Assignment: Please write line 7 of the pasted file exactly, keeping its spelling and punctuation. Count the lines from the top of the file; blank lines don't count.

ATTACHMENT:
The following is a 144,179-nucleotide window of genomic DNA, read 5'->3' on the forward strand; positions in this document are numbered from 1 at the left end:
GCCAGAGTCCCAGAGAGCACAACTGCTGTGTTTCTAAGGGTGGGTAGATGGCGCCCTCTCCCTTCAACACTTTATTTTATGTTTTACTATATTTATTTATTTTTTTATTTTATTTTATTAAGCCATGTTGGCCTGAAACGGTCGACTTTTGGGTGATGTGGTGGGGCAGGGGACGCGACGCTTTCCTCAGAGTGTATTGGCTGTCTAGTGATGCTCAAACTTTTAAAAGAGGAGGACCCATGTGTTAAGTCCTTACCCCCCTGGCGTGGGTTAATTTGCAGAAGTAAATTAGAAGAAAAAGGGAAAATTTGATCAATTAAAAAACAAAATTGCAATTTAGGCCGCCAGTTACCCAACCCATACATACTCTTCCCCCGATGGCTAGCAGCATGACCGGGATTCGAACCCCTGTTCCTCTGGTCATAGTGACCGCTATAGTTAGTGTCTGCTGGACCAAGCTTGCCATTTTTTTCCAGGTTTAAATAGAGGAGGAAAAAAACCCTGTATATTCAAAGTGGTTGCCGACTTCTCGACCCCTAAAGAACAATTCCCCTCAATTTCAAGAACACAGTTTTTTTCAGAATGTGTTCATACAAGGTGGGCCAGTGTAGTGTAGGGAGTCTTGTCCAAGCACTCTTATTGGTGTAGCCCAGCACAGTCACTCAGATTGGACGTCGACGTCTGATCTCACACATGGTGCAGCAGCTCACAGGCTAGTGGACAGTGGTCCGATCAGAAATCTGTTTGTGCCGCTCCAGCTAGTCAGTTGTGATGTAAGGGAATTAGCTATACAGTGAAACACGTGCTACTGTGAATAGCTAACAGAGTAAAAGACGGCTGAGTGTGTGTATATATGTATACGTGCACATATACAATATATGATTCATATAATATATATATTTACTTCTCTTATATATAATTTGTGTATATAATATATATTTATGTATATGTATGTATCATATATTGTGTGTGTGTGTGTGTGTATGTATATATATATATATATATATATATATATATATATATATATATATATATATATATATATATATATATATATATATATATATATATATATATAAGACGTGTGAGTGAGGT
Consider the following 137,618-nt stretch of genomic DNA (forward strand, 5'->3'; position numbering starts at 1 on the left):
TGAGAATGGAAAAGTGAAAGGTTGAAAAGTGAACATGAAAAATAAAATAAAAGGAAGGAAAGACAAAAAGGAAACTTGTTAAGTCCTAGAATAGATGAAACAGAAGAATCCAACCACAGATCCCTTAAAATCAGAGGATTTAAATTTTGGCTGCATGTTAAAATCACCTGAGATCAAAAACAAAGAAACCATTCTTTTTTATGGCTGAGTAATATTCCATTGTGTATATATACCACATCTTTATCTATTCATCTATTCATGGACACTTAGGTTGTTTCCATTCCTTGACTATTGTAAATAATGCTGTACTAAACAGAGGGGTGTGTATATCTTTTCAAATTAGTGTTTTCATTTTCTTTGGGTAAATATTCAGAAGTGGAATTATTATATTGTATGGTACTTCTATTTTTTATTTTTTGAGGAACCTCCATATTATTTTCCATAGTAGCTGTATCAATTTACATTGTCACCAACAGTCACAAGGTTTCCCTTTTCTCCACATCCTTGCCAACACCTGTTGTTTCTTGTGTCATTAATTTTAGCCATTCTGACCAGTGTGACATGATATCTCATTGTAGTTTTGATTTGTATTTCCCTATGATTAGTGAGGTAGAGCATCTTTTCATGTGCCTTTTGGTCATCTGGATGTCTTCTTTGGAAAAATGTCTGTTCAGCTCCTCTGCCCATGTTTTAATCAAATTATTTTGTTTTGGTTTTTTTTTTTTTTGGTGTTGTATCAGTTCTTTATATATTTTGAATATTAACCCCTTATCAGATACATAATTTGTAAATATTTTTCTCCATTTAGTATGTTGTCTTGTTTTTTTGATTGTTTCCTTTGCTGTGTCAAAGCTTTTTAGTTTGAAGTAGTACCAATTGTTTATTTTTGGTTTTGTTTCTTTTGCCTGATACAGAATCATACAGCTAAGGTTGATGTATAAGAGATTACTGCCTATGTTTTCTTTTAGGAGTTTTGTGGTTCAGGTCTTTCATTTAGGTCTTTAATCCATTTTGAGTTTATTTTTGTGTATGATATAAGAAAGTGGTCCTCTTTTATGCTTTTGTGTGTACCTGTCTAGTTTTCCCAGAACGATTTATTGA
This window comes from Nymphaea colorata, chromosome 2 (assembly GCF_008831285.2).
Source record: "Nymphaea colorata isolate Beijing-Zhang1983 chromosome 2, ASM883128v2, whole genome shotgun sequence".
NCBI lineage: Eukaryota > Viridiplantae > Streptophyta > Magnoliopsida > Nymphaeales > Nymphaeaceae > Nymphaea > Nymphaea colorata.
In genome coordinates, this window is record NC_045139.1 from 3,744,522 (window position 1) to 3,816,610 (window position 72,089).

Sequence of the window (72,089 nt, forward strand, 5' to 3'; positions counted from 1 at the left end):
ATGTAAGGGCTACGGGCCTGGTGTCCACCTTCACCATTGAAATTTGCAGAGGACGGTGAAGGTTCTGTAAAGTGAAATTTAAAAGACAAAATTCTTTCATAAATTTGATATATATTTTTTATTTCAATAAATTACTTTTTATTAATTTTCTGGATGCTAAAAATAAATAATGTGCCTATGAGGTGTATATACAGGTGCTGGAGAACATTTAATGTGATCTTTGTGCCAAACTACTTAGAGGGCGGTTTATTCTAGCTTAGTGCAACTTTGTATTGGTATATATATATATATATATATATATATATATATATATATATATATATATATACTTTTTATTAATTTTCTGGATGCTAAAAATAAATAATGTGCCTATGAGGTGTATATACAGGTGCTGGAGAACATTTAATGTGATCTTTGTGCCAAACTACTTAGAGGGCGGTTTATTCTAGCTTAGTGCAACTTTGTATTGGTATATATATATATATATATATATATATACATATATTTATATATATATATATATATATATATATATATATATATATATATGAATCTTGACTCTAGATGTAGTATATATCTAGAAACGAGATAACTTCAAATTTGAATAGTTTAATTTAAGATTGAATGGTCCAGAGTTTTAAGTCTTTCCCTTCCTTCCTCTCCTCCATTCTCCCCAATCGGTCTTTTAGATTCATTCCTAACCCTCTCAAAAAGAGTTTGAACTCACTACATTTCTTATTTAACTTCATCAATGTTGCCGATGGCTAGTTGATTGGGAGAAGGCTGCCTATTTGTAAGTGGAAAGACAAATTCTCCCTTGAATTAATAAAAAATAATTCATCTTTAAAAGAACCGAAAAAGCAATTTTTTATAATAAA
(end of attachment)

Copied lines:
NCBI lineage: Eukaryota > Viridiplantae > Streptophyta > Magnoliopsida > Nymphaeales > Nymphaeaceae > Nymphaea > Nymphaea colorata.